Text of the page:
I'm back from Eckerd College's Writer's in Paradise Conference and thought I'd share some of my notes, mostly the gems I hope to remember. Some of what I heard was a repeat of material I heard at the conference two years ago. But I realized while I was there that I learn in layers. Maybe we all do. Each lesson learned opens the door for deeper understanding of old lessons. The faculty and staff at Eckerd are fanatstic. They offer a packed week of energetic learning and motivation. I was honored to share my writing with the talented writers in my workshop. There's a sense that everyone there cares about growing your writing.
Ann Patchett was the keynote speaker so I'll start with my notes from her speech:
Ann Patchett: She spends a long time building a story in her head before she writes the first word. The book is the dead thing she creates from the beautiful story in her head. She's says we need to forgive ourselves for our inferior efforts to transfer that story to written word. Do the best you can and accept it. Every time she writes, she’s confronted by her lack of talent.
Learn to write a short story and you’ve learned to write a chapter. If you aren’t sure of a chapter’s thrill, make it short. If the chapter has material that readers can’t stop reading, make it long.
She writes the first draft chronologically so she discovers what the characters discover when they discover it.
Research either in the middle of the book or the end. Then forget it so you don’t have the urge to show readers all you know on the subject.
She uses the Visual Dictionary.
Daniel Woodrell: He studied Hemingway to learn to take readers inside the story in succinct sentences and paragraphs. He doesn’t know the heart of his story until he’s made two or three attempts. After fifty pages, he hits a groove and the chapter he’s writing feels like it’s connecting with the beginning; the story makes sense.
Don’t hype your characters or force plot on them. And don’t protect them. He fights an urge to defend his characters, to save their reputation, make them look good.
Each day, he reads all he's written of the draft before he types new words. Asked if he had 250 words written, did that mean he read all 250 words? His answer . . . yes. Mind blowing, isn't it?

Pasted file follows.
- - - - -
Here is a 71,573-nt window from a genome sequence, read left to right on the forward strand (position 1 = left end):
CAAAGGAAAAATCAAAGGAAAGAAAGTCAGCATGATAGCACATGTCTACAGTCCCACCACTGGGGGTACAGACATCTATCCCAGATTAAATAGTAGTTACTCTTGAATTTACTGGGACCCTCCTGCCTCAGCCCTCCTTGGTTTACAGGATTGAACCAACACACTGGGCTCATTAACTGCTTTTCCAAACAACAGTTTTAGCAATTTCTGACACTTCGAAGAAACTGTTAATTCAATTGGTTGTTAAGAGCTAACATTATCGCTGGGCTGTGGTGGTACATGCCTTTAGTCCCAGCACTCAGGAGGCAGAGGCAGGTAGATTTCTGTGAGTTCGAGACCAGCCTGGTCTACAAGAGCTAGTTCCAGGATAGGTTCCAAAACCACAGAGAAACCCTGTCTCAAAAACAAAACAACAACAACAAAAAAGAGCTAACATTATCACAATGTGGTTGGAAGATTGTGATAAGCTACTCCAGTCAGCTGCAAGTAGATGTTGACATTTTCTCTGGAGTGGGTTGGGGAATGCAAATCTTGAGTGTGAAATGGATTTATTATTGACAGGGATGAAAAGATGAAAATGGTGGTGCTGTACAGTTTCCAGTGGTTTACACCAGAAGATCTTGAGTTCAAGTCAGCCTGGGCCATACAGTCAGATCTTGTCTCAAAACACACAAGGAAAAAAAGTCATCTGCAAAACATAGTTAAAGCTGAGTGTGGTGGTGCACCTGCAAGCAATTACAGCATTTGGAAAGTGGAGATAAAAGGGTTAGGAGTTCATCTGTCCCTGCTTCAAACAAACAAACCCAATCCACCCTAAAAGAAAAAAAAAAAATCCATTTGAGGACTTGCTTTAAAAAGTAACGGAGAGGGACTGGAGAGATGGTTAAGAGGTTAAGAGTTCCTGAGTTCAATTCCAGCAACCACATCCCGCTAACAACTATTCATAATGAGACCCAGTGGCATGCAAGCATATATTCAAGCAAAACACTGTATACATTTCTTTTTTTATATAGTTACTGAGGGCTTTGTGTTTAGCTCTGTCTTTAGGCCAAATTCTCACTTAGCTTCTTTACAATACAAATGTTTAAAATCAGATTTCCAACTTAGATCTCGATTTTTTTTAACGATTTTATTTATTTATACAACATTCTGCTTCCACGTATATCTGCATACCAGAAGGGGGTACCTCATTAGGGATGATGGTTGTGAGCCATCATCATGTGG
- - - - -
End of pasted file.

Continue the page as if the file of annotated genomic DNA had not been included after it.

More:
Notes from Michael Koryta's Narrative Lecture:
Any word next to a period plays jazz.
Place shorter words and paragraphs at the points of greatest complexity.
For clarity, slow the pace. Short sentences make the reader read slowly.
Control the pace of the story with sentences. Long sentences create a flow that carries the reader down a stream of understanding.
Establish the conflict first; then paint the world.
If a character points out the shotgun on the mantle, that gun needs to play a key role later in the book.
Character’s emotion should change from scene to scene, arc from one emotion to another. It’s imperative that we see how events change the character. It’s not how the character works on the plot, it’s how plot works on the character.
Always increase obstacles and challenges, never decrease.
Look for scenes that can tie into the story as subplot. Subplots drive toward the main story.
Mark manuscript with Ds (dramatic/in-the-moment narrative) and Ss (summary) to measure the balance of show and tell.
To play with stretching and condensing time, write one to two pages about a small event (like eating an ice-cream cone); then condense a long chunk of time in one or two paragraphs.
I write middle grade and young adult books with a magical twist. And creatures, always creatures. I'm represented by the fabulous Leslie Zampetti of Dunham Lit.
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